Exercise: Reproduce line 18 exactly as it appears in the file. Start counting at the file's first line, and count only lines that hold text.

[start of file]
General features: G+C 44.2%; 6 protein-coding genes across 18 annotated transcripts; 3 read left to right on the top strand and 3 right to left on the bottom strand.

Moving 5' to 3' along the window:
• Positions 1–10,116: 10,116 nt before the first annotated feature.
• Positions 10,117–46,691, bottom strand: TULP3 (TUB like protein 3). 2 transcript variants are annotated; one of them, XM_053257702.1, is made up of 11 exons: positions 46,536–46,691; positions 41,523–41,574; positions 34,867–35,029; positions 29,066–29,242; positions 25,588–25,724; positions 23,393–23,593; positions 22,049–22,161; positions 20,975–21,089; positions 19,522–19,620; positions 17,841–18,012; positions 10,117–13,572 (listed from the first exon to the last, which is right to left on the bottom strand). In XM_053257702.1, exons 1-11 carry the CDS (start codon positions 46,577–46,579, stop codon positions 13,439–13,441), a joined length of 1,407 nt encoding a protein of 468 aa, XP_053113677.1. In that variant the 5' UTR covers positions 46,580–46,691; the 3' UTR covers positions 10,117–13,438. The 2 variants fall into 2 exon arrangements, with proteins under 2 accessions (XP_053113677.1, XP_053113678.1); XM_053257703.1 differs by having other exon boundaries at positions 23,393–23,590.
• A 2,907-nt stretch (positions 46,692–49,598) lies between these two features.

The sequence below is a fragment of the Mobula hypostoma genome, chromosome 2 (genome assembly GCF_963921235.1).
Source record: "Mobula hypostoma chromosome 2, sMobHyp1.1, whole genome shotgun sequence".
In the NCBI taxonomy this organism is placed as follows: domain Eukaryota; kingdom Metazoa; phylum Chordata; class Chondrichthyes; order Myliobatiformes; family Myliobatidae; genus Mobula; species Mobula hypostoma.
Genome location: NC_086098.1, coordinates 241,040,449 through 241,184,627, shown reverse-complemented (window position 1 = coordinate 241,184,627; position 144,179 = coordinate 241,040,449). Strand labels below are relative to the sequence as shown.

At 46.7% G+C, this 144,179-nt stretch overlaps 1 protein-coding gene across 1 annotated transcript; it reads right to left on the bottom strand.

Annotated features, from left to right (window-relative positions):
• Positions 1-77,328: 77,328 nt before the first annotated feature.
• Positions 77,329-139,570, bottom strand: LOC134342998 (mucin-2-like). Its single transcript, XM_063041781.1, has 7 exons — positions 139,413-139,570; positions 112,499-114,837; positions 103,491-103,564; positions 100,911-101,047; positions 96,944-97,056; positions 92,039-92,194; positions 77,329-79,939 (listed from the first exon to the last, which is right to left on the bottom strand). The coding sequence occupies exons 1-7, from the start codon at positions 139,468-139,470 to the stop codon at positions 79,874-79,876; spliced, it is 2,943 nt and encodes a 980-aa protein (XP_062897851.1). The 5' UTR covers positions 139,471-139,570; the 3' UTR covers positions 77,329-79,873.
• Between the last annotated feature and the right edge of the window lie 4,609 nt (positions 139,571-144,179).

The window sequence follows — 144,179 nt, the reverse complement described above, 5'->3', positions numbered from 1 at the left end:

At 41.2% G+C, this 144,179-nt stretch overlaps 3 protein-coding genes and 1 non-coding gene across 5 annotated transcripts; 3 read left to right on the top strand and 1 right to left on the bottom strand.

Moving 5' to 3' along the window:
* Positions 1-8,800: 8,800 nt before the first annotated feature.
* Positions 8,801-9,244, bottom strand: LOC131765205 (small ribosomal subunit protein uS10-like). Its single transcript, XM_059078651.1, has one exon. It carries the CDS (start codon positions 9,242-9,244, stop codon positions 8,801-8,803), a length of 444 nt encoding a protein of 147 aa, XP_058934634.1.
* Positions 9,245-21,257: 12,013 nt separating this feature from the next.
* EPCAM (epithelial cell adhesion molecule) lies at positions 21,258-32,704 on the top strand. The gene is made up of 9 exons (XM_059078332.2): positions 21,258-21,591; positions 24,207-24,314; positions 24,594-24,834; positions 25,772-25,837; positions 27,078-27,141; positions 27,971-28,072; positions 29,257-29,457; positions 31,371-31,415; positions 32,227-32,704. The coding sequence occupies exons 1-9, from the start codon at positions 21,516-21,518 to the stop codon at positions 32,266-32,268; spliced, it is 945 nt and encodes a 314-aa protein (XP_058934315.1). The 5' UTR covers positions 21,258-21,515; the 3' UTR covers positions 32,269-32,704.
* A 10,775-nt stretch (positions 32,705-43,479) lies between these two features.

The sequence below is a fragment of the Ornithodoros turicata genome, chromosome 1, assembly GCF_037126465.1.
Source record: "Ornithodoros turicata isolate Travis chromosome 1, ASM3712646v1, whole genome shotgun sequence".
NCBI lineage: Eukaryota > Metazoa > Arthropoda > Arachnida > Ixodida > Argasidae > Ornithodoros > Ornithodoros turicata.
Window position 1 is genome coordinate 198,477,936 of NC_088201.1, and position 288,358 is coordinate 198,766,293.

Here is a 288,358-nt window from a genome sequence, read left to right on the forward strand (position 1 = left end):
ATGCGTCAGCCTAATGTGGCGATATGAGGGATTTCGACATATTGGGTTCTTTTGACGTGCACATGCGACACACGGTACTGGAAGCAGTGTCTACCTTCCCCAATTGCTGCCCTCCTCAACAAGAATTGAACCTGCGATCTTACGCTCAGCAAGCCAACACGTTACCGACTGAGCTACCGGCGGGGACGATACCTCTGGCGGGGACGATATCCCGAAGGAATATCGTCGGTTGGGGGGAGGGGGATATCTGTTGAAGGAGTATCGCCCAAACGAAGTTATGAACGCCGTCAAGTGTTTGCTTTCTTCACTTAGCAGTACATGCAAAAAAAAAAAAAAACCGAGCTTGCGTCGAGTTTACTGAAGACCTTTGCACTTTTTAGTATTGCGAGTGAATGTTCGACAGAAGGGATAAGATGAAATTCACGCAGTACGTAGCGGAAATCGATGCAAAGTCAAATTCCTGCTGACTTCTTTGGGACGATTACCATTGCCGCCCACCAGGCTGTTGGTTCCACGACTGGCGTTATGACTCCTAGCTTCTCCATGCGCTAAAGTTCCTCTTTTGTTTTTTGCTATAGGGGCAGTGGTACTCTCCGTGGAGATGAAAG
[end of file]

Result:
* Positions 1-8,800: 8,800 nt before the first annotated feature.